We have seen from reports from Microsoft quoting that it is going to come up with a major announcement in Los Angeles on Monday but we ain’t sure what this could be.In an email, the company had said, “This will be a major Microsoft announcement — you will not want to miss it.”Rumors are running around the corner that Microsoft is going to launch a touch screen tablet manufactured by itself running on Windows RT (a version of Windows 8 could use Nvidia’s Tegra 3 chip), intended to rival Apple’s iPad.
Hollywood blog The Wrap cites “an individual with knowledge of the company”, who claims that the software giant would be “making a foray into a new hardware category that would put the company in direct competition with rival Apple” — tablets.All Things D has been hearing the same rumblings with its own sources.Microsoft supposedly figured that it needs to get its hands dirty if it wants to be able to meaningfully compete with the iPad, designing both hardware and software just as Apple has always done.
On April 30th, Microsoft announced a strategic partnership with Barnes & Noble to spin off its digital Nook business with an investment of $300 million. Referred to as “Newco,” the co-owned subsidiary is designed to “accelerate e-reading innovation across a broad range of Windows devices,” according to Microsoft’s Andy Lees (who was replaced with Terry Myerson in December 2011)
After four months of working on a “time-critical” project, Lees was put in charge of discussing a major partnership for the company. The press release for Microsoft’s Barnes & Noble deal was vague on software and hardware details, but an SEC filing, discovered by Mary Jo Foley, contains references to a “Microsoft Reader” and lots of mentions of Windows Phone.
What the Noble’s deal would do is,Microsoft will pick up access to Barnes & Noble’s content through a newly designed app for Windows 8 and Windows Phone. An app that must use the Metro style user interface on the Windows 8 version.At Microsoft’s Worldwide Partner Conference in 2011, Lees famously revealed that Microsoft’s separate ecosystems for phones and tablets will “come together” into one single ecosystem spanning different form factors.
This is not the first time Microsoft is heading into the tablet division.Between 2008 and 2010, Microsoft was said to be working on a dual-touchscreen folding tablet — called “Courier.” But Microsoft management killed that project.
Basing the system on RT has a certain advantage from a business point of view,as many of the tablets being produced by Microsoft’s OEM partners are deploying Windows 8, so using RT is less likely to step on too many toes.There are chances that Internet Explorer could be the browser as RT version shuts down competing browser makers from using APIs, which are available only to IE in RT.
If Microsoft goes with RT, users of the tablet will likely have instant access to its apps thanks to “connected standby.” That function makes a tablet operate like a smartphone. The device is designed to work in a powered-on state all the time. When not in use, it just goes into a very deep sleep.
The size of the tablet would segment onto which category the tablet would be into.If it’s a 10.3 inch display then it would be seen as a competitor to Apple’s iPad.If it’s a 7 inch one it would be seen as the Kindle Fire competitor.7 inch would be more beneficial as the comparison would be with Kindle fire and not Apple’s iPad especially if it’s running a robust operating system like RT.One more reason could be to give some thing to consumers which Apple didn’t offer till now.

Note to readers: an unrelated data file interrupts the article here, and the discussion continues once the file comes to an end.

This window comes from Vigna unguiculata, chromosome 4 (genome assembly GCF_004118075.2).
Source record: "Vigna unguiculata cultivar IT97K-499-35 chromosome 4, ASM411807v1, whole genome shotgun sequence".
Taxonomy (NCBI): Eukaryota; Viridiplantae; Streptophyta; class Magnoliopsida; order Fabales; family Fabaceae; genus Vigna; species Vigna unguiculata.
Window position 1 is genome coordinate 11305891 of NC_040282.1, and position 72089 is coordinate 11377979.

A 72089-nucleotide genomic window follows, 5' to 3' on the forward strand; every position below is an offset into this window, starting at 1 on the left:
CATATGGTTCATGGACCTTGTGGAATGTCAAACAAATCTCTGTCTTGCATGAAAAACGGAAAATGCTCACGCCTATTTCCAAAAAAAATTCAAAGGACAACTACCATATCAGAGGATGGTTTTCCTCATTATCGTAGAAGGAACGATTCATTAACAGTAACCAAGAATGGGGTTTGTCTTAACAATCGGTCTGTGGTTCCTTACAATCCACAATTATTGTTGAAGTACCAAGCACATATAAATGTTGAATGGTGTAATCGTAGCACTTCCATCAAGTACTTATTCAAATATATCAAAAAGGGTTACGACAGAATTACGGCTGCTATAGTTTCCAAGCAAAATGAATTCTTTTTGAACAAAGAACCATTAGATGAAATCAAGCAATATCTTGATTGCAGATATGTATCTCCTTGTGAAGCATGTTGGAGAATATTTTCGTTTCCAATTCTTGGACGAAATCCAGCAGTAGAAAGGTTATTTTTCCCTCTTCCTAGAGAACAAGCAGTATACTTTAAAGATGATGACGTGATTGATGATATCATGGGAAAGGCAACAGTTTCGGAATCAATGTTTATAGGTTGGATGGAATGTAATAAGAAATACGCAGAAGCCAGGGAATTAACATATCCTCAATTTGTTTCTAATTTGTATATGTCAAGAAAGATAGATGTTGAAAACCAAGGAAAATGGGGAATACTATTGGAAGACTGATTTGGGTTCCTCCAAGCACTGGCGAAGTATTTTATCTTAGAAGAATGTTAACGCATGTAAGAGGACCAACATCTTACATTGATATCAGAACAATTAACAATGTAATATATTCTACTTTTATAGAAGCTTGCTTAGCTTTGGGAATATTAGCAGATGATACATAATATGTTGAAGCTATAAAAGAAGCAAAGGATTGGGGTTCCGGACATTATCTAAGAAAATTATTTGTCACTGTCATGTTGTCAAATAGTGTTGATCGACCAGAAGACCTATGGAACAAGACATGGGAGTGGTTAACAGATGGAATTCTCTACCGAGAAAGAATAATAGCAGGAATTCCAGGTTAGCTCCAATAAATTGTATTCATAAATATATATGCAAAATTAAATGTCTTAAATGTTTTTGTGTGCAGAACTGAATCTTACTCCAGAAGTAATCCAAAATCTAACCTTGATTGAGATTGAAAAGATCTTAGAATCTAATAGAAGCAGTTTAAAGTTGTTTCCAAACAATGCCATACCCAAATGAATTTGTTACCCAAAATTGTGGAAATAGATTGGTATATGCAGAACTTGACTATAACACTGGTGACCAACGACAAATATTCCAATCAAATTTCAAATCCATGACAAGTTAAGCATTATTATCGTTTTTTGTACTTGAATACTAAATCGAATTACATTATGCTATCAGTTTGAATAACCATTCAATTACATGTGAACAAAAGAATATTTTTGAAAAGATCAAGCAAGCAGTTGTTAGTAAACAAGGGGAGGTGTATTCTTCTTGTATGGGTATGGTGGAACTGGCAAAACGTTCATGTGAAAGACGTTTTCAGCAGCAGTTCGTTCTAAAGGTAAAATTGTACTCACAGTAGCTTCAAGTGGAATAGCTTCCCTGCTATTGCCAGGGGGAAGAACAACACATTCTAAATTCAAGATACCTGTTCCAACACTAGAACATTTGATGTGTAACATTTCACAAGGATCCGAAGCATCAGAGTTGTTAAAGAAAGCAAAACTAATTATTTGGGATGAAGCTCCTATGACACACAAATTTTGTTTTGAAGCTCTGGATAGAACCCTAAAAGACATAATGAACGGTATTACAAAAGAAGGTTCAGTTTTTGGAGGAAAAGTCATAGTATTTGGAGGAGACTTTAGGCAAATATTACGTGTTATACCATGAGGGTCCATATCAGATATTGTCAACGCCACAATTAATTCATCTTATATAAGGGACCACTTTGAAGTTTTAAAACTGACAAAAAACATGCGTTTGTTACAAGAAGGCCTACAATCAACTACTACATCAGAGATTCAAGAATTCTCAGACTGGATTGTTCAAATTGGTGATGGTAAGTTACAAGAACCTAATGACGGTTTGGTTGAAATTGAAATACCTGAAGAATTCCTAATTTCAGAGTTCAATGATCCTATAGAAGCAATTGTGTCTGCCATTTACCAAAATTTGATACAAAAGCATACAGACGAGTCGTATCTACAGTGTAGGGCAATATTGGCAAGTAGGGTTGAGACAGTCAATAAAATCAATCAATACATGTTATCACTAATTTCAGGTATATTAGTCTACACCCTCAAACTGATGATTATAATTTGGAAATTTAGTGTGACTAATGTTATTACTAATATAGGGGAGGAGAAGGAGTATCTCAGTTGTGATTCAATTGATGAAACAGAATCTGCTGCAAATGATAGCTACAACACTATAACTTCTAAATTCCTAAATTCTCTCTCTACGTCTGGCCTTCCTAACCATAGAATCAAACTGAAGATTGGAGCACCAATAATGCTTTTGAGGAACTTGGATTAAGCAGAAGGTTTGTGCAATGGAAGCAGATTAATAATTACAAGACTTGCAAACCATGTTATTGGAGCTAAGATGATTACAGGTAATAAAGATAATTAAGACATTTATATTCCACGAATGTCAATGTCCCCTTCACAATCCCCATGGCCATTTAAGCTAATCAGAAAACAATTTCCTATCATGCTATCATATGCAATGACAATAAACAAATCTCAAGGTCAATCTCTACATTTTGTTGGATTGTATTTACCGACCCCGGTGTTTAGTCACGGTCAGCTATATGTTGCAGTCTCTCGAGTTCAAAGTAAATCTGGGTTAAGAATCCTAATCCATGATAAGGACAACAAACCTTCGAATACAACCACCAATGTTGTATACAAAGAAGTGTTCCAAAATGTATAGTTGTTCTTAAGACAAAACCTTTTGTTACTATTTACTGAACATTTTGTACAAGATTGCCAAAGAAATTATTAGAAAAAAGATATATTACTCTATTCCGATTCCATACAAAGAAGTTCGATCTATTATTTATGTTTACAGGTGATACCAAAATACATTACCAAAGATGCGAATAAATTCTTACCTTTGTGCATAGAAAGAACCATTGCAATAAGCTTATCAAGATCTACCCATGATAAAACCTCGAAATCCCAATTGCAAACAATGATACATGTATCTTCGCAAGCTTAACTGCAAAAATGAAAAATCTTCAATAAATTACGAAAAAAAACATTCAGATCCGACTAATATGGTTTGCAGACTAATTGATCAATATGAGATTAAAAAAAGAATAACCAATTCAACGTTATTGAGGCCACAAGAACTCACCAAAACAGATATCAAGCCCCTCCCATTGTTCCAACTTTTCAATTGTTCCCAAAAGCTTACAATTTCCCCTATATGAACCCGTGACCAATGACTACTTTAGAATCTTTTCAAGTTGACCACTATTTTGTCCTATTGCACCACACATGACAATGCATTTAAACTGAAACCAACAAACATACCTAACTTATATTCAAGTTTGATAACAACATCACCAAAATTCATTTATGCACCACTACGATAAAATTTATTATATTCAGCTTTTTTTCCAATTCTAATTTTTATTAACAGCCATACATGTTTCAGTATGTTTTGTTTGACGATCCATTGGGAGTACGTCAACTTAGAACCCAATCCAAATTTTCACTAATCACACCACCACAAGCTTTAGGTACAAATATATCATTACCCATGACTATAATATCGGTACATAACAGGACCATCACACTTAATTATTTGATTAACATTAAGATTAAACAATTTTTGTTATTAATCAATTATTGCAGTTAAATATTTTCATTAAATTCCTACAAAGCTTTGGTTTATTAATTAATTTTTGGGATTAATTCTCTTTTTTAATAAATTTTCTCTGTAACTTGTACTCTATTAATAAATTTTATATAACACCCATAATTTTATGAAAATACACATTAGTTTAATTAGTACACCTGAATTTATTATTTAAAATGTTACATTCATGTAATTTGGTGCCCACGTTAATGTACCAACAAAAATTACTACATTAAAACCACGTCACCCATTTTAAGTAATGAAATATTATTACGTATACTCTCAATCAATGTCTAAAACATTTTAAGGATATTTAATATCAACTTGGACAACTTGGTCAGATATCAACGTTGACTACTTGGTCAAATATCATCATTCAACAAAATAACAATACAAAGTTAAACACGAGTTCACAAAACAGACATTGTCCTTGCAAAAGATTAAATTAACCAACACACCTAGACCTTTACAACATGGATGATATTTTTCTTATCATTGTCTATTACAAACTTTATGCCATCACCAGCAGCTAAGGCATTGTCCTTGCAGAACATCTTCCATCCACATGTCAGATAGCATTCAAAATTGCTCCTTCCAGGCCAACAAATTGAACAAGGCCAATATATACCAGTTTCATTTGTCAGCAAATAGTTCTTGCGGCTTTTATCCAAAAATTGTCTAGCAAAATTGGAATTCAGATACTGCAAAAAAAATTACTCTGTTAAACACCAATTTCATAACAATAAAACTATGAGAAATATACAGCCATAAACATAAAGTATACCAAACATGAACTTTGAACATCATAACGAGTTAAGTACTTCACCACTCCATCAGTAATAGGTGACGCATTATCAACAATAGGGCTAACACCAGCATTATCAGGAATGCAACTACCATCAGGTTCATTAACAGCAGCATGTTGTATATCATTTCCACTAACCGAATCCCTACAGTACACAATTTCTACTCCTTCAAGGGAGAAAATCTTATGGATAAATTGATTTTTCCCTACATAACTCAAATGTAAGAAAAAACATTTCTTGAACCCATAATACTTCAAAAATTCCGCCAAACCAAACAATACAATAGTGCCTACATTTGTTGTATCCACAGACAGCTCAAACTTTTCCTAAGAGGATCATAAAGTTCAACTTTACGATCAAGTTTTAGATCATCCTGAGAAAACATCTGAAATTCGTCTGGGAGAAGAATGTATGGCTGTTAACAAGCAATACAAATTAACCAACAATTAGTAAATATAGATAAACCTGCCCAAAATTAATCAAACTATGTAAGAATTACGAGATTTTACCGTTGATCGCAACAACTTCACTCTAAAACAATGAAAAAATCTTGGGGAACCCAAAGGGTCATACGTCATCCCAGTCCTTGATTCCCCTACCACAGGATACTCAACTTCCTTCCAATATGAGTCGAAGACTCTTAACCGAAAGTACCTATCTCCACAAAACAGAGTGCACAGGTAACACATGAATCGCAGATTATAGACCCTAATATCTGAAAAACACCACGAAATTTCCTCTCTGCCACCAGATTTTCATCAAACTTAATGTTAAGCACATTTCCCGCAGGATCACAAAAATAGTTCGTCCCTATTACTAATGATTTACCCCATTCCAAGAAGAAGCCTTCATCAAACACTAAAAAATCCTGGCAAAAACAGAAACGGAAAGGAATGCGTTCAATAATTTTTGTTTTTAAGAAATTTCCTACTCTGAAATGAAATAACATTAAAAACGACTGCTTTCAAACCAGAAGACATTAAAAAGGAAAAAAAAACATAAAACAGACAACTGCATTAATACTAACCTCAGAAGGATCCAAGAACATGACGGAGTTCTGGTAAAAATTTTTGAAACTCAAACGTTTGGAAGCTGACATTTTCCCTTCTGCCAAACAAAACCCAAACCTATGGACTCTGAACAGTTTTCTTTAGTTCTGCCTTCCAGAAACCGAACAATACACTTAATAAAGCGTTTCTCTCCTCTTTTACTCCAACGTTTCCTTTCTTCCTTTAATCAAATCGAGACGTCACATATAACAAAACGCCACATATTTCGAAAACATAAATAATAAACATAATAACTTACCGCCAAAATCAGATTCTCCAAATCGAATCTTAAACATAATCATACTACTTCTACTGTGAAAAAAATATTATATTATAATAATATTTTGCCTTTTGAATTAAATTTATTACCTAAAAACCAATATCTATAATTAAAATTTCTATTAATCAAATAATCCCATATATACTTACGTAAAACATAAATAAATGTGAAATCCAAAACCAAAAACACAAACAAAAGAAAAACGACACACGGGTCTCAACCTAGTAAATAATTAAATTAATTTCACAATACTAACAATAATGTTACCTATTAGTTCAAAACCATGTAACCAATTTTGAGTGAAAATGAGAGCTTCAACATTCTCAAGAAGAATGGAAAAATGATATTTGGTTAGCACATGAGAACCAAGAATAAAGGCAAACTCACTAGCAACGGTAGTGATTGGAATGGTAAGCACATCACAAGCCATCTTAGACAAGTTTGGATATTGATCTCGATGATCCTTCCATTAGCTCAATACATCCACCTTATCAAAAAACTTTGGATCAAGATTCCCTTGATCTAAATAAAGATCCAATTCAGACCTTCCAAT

Some more inputs report that Microsoft may not completely introduce a true tablet but an electronic reader may be in the picture. Chances are that it might use Microsoft’s mobile operating system, Windows Phone 7.That’s a very intriguing possibility because it has the potential to build on Microsoft’s existing partnerships with Barnes & Noble and Nokia, and it’s a path that’s least likely to annoy the company’s OEM partners who have already announced Windows tablets.
Apple has been leading the worldwide tablet market share in Q1 2012 with 62.8%(Source -NPD DisplaySearch) while Samsung and Amazon share 7.5 and 4 % respectively.So this might be the perfect time for Microsoft to scoop into the tablet segment.
We already know Google is looking to unveil a Nexus Tablet later this month, giving the Android tablet market some much needed leadership to rally the troops. But the move may also backfire, since Google is expected to price the device very aggressively, which could also competitively undercut the very partners that Google is trying to lead.
Microsoft seems to want to jump the gun on Google and unveil its own first-party device before Big G. Microsoft is also aggressively courting developers to create tablet-optimized Metro-style apps for its platform, while the lack of tablet-optimized apps has proved to be a big weakness for Android tablets unlike Apple’s iPad friendly apps.
Microsoft with its upcoming tablet push, is picky about which OEMs to let in on the ground floor, and has allegedly blocked HTC out of the first wave.”It means Microsoft can control all of the variables and make a product that really works,” said Endpoint Technologies analyst Roger Kay. “It’s not a good thing for its hardware partners, but Microsoft may have made the calculation that it doesn’t matter,” Kay added, noting that Microsoft would have obviously made this decision a while ago.
So few hours more for the official announcement.Excited what it’s gonna be ? A Kindle Fire competitor or the competitor to rumored 7 inch Google Nexus tablet or to the iPad ? Stay tuned for the updates.